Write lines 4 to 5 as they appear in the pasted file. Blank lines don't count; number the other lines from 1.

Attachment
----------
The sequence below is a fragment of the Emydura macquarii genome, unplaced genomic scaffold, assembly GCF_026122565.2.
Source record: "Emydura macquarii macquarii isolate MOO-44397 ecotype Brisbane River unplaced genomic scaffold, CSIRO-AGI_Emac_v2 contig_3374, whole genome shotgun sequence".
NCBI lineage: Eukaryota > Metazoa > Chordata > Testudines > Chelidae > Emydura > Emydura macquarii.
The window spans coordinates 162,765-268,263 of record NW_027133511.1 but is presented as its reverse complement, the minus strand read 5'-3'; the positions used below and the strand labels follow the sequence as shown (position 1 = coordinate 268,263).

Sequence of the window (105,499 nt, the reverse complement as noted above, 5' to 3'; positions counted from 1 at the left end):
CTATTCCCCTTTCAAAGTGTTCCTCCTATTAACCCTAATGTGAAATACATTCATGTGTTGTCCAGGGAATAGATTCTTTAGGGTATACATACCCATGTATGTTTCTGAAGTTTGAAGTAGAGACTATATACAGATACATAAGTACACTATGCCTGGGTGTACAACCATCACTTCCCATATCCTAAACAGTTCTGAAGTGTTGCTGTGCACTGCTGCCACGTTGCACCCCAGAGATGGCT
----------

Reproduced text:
The window spans coordinates 162,765-268,263 of record NW_027133511.1 but is presented as its reverse complement, the minus strand read 5'-3'; the positions used below and the strand labels follow the sequence as shown (position 1 = coordinate 268,263).

Sequence of the window (105,499 nt, the reverse complement as noted above, 5' to 3'; positions counted from 1 at the left end):